Home fortification of foods with multiple micronutrient powders is an effective intervention to reduce anaemia and iron deficiency in children six months to 23 months of age. The provision of MNP is better than no intervention or placebo and possibly comparable to commonly used daily iron supplementation. The benefits of this intervention as a child survival strategy or on developmental outcomes are unclear. Data on effects on malaria outcomes are lacking and further investigation of morbidity outcomes is needed. The micronutrient powders containing multiple nutrients are well accepted but adherence is variable and in some cases comparable to that achieved in infants and young children receiving standard iron supplements as drops or syrups.
Plain language summary
Use of a powder mix of vitamins and minerals to fortify complementary foods immediately before consumption and improve health and nutrition in children under two years of age
Deficiencies of vitamins and minerals, particularly of iron, vitamin A and zinc, affect approximately half of the infants and young children under two years of age worldwide. Exclusive breastfeeding until six months of age and continued breastfeeding for at least two years are recommended to maintain children's adequate health and nutrition. After six months of age, infants start receiving semi-solid foods but the amount of vitamins and minerals can be insufficient to fulfil all the requirements of the growing baby. Micronutrient powders (MNP) are single-dose packets of powder containing iron, vitamin A, zinc and other vitamins and minerals that can be sprinkled onto any semi-solid food at home or at any other point of use to increase the content of essential nutrients in the infant's diet during this period. This is done without changing the usual baby diet.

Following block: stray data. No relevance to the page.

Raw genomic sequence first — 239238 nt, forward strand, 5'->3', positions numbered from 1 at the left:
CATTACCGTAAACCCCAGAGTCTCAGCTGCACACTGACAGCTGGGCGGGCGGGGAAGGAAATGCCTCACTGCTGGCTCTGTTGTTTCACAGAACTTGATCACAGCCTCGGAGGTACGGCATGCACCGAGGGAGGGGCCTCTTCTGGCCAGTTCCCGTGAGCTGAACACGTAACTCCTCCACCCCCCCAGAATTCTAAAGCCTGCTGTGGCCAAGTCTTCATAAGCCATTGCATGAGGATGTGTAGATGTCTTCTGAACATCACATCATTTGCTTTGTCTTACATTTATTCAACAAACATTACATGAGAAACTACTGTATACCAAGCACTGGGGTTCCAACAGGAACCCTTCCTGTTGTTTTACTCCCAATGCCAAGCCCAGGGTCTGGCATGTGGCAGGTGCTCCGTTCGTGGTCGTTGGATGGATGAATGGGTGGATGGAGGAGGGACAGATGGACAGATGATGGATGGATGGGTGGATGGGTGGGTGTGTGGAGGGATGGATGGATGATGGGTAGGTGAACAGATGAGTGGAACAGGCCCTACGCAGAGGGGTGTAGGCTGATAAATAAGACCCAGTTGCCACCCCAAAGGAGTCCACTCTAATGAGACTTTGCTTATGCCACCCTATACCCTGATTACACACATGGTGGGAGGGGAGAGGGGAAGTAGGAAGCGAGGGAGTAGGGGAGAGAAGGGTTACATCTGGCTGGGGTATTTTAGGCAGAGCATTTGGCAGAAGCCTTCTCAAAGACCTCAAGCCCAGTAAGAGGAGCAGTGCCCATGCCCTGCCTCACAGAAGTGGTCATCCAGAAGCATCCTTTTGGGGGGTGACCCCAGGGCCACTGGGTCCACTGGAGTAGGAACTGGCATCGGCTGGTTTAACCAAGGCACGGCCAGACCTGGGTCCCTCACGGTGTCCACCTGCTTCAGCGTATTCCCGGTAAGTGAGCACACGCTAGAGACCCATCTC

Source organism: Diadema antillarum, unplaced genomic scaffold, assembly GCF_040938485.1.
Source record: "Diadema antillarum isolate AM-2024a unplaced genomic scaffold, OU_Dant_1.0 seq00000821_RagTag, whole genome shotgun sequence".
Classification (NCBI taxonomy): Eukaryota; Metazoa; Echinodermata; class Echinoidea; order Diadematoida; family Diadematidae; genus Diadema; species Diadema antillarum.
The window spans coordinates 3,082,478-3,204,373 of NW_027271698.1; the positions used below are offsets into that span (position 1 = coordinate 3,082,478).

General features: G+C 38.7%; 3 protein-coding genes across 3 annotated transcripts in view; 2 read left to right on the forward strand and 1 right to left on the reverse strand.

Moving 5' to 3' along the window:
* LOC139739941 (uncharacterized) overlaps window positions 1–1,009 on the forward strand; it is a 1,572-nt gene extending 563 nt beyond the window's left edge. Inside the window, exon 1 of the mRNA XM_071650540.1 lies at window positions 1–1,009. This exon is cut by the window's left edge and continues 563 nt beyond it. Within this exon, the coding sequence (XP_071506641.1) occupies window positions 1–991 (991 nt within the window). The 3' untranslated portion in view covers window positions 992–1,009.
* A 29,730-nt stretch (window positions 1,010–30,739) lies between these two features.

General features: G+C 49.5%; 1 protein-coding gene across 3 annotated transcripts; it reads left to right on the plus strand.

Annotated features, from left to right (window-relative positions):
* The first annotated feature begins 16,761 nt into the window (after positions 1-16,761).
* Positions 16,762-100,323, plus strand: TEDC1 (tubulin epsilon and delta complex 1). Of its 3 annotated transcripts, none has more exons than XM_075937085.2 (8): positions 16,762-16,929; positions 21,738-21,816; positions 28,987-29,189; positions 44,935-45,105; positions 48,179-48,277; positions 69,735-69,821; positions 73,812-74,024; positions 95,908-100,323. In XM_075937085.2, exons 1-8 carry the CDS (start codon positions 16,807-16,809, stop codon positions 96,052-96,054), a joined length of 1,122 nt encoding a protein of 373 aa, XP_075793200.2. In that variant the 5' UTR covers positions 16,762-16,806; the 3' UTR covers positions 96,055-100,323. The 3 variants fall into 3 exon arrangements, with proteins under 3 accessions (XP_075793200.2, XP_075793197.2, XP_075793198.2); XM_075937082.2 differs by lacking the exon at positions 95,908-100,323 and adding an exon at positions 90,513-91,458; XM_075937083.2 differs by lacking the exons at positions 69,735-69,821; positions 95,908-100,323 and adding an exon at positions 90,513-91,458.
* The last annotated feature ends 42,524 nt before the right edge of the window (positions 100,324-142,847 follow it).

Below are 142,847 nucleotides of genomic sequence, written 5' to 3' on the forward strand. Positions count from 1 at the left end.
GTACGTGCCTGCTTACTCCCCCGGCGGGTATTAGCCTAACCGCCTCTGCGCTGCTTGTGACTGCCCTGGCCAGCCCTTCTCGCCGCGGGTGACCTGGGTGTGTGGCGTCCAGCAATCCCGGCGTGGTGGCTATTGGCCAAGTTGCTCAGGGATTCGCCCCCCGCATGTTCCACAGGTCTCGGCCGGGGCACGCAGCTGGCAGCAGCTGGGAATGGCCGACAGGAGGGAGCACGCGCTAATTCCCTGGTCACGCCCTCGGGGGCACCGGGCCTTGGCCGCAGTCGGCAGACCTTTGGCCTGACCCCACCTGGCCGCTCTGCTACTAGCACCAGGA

This review includes eight good quality trials that involved 3748 infants and young children from low income countries in Asia, Africa and the Caribbean. We found that a variety of MNP formulations containing between five and 15 vitamins and minerals have been given for between two and 12 months to infants and young children aged six to 23 months of age.